Former students will be able to earn more before they have to start paying back their tuition fee loans.
English and Welsh students who took out loans from September 2012 onwards – when fees in England rose to up to £9,000 a year – will now start to pay back when they earn £25,000 a year instead of £21,000.
The government says the move could save graduates up to £360 a year.
The National Union of Students said the change was “welcome relief” for many.
Who will benefit?
The Department for Education says some 600,000 graduates will benefit over the next financial year alone.
Previously, the repayment threshold for post-September 2012 loans had been frozen at £21,000 until 2020-21, but last autumn Prime Minister Theresa May announced a rise in the threshold from this new financial year.
The change will also lower the repayments of those earning over £25,000, as the percentage of salary paid back will be on a smaller amount.
Research carried out by the Institute for Fiscal Studies found raising the repayment threshold to £25,000 benefits middle-earning graduates the most, saving them up to £15,700 in repayments over their lifetimes.
Lower-earning graduates, who are likely to earn below the threshold for a significant part of their career, will see a smaller reduction in lifetime repayments, the IFS calculates.
While high-earning graduates – who would repay their loans in full – will see a reduction in yearly repayments, this will merely extend the period of time for which they have to repay and so will make little difference to their lifetime repayments.
IFS economist Laura van der Erve said: “Overall, repayments will fall by around £10,000 for the average graduate as a result of the threshold increase.
“This will significantly increase the long-run cost to the government of providing higher education. The long-run cost to the government will increase by more than £2bn a year, an increase of nearly 40%.”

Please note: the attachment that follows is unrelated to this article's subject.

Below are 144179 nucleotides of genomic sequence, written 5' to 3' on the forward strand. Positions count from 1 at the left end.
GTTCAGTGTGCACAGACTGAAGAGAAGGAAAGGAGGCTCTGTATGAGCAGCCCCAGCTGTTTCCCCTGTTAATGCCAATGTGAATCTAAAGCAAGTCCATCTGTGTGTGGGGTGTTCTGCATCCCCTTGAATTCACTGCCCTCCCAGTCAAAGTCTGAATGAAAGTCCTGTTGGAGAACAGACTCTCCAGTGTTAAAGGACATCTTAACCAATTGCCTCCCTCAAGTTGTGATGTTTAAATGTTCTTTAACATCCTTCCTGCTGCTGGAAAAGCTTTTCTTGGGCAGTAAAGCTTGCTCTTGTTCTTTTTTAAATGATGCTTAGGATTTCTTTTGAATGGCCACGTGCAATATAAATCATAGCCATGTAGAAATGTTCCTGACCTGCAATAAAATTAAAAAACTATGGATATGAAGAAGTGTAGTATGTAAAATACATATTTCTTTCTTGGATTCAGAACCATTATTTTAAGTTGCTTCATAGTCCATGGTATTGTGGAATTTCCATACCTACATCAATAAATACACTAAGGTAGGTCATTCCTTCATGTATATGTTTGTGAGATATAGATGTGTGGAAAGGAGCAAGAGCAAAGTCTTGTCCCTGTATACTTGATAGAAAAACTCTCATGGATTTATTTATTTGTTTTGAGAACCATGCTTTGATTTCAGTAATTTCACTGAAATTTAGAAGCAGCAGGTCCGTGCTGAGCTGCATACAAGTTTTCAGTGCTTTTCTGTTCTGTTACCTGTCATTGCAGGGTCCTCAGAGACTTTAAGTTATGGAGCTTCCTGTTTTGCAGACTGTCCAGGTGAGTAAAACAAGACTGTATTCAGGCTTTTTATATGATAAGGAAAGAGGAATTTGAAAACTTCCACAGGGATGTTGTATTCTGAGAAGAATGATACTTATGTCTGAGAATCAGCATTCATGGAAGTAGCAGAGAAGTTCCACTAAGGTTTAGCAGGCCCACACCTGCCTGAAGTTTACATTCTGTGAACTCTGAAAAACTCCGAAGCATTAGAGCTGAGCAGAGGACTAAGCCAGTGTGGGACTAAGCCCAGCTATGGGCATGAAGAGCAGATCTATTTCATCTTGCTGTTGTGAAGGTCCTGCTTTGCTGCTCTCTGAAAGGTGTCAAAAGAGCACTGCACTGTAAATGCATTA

Do I need to do anything?
No. Graduates living in the UK will not have to do anything to receive the saving.
Repayments will be calculated automatically by employers for those paid on a PAYE (pay-as-you-earn) basis or as part of the self-assessment return to HM Revenue and Customs.
I have a pre-2012 loan. Is there any change for me?
Yes, although the benefits are not quite so significant.
For English and Welsh students who took out loans before 2012, as well as students from Scotland and Northern Ireland, the threshold rises each year in line with inflation.
This year the repayment threshold will rise to £18,330 – up from £17,775 – in line with inflation at 3.1%.
What does the National Union of Students say about the post-2012 change?
NUS vice-president for higher education Amatey Doku said: “This change will be a welcome relief for many of the lowest-earning graduates.
“In recent years the expected repayment for the lowest-earning graduates has increased by 30%, thanks to the freezing of the cap at £21,000 instead of rising slightly each year.
“However in making this change, the government has at least acknowledged that there are serious flaws in how we fund higher education in this country.
“I hope that this will not preclude a more in-depth consideration as part of the upcoming review into post-18 funding, lest this becomes patching up the holes on a sinking ship”.
But Mr Doku said the change for tuition fee loans did not address the issue of living costs.
“This will not change the fact that our maintenance model is fundamentally regressive – students from the lowest income families accrue £57,000 of debt, compared to £42,000 for their more privileged peers.”
What does the government say?
Universities Minister Sam Gyimah says the rise in the post-2012 student repayment threshold is a “key milestone” and shows the government is trying to support those in higher education.
“We are seeing more 18-year-olds than ever before attend university, including the highest ever number from disadvantaged backgrounds and we want to give these students a fair deal, both during their studies and afterwards too.
“Not only will it benefit hundreds of thousands of graduates in the next financial year alone, but millions in the years to come.”
What is the background to this?
Mrs May announced the tuition fee loan repayment threshold increase on 1 October last year, four months after failing to keep her majority in the general election.
At the same time, she said she had listened to voters and the fees themselves would be frozen at £9,250 a year in England, after a series of rises by universities.
In February, Mrs May launched a review of tuition fees and university funding, saying students in England faced “one of the most expensive systems of university tuition in the world”.
The year-long review will be chaired by the author and financier, Philip Augar.